Bowscale Fell is a hill in the English Lake District
and rises above the village of Mungrisdale in the Northern Fells. It
stands at the extreme north east the Blencathra group, connected to this
higher fell by the intervening Bannerdale Crags. In common with many
fells the western slopes are smooth and convex while the eastern side
A curving ridge surrounds the head of Bannerdale
with Bowscale Fell at the northern end and Bannerdale Crags to the
south. The ridgeline is broad and grassy with occasional patches of bog
and a couple of small tarns in the north.
Bannerdale flows due
east from the depression between the two fells to its junction with the
River Glenderamackin. A second tributary of the Glenderamackin, Bullfell
Beck, runs parallel a little to the north, its source being directly
beneath the summit of Bowscale Fell.
The heads of the two valleys
are divided by a truncated east ridge, The Tongue, which sports a top
(1,814 ft) at the far end. From below, The Tongue appears as an
impressive pyramidal peak with steep slopes on all sides, obscuring the
higher ground behind.
A second, longer eastern ridge runs out to the north of
Bowscale Fell, forming the northern wall of Bullfell Beck. This has two
subsidiary tops at 2,017 ft and 1,981 ft and ends steeply at Raven Crag
above the Mungrisdale to Heskett Newmarket road.
Perched in a
bowl scooped out on the northern face of this ridge is Bowscale Tarn.
This is a classic corrie tarn, held in by a whalebacked mass of debris
having a depth of around 60 ft. Bowscale Tarn was a popular tourist
attraction in Victorian times, visitors being brought by pony to observe
its wild and moody setting.
Tastes change and the tarn now finds
itself on few itineries for a grand tour of the District. Legend had it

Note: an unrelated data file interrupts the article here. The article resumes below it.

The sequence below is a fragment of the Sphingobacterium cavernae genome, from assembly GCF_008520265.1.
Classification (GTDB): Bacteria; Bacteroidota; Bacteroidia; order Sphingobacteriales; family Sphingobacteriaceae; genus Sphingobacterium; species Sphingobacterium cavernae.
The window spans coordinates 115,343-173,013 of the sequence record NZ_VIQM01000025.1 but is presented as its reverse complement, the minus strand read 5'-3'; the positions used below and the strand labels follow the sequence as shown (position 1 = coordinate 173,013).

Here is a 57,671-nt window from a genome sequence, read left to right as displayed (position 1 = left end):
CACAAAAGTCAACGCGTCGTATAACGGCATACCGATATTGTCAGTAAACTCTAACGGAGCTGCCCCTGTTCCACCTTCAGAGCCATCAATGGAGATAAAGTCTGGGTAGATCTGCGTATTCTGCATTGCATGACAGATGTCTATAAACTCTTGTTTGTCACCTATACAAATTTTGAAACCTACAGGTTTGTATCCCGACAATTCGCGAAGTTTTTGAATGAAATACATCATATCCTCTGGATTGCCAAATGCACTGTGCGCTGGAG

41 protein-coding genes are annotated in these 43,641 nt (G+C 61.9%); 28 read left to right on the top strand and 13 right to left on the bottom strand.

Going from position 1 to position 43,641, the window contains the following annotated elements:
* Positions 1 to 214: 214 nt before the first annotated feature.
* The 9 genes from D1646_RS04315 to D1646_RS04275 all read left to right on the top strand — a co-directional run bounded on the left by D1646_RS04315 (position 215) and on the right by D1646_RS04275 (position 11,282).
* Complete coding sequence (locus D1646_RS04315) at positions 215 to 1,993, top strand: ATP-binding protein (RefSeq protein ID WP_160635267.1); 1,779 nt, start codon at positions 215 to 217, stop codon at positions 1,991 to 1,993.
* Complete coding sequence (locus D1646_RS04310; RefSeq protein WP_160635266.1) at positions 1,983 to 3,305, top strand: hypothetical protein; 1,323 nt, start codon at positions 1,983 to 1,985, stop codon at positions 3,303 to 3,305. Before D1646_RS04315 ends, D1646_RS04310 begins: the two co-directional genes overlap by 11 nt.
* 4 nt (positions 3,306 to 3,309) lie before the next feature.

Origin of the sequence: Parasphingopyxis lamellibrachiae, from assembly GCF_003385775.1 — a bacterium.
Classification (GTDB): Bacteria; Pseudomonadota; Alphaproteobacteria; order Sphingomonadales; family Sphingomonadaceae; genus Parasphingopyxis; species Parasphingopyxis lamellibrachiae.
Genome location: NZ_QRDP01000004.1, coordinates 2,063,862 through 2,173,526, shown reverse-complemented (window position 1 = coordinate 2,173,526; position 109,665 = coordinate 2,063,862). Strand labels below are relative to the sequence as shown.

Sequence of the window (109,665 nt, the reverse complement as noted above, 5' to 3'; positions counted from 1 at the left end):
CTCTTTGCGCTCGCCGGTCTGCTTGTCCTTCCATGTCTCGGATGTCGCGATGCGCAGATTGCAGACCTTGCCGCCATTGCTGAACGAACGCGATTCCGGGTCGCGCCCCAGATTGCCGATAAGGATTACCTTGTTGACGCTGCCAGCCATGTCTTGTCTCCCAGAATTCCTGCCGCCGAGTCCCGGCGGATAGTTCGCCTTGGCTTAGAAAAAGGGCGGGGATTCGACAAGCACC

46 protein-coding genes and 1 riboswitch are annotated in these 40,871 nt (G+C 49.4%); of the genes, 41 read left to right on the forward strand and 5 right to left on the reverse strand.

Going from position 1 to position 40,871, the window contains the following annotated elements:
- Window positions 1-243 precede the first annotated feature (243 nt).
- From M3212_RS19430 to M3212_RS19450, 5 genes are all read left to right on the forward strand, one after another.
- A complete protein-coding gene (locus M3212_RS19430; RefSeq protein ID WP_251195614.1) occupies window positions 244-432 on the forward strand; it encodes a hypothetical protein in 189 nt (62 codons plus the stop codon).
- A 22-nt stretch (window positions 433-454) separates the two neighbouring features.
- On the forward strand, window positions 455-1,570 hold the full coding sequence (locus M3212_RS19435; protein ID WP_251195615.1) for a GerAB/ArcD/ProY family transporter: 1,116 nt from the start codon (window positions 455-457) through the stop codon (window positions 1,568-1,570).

that the tarn was home to two immortal fish, one version of the tale
also crediting them with the gift of speech. Above the water is Tarn
Crag, the steepest face on the fell.
The western and northern
flanks of the fell drain to the River Caldew which heads north east to
Carlisle for a meeting with the River Eden and thence to the Solway
Northward across the deep cutting of the Caldew is Carrock
Fell, while to the west are Great Calva and Knott. Wainwright remarked
that the western slopes of Bowscale Fell are drained by the Caldew which
ultimately flows to the east, while the eastern slopes feed the
Glenderamackin which soon turns west for Keswick and the River Derwent.
Being on the Derwent - Eden watershed, Bowscale Fell has further
significance by providing the link between the Northern and Eastern
Fells. The eastern ridge continues almost imperceptibly beneath Raven
Crag, crossing the road before rising again to form Little Eycott and
Eycott Hills. From here the watershed runs south across Great Mell Fell
and ultimately climbs onto Great Dodd in the Helvellyn range.
summit of the fell bears a rash of stones although all else is grass.
There is a windshelter at the highest point and a cairn a little to the
north, marking the direction of Bowscale Tarn.The view of Blencathra and
Sharp Edge is excellent, together with a surprising vista of the North
Western Fells through the Glenderaterra gap.
A number of
alternative ascents are available when starting from Mungrisdale. The
easiest follows a gently rising track to the depression at the head of
Bannerdale, while a variation is to turn off and climb steeply up the
terminal slope of The Tongue.
Bullfell Beck can also be followed
to give the most direct ascent to the summit but the best route is
perhaps to follow the east ridge over its undulating tops. From Bowscale,
a little along the road to the north, the Victorian pony route to
Bowscale Tarn can still be followed, continuing up a grassy rake that
bisects Tarn Crag.
For a much longer walk, the ridge between
Bowscale Fell and Bannerdale Crags can be reached from the Caldew Valley
to the west. This makes Mosedale, or even Skiddaw House and points west
into possible starting points.
routes near Bowscale Fell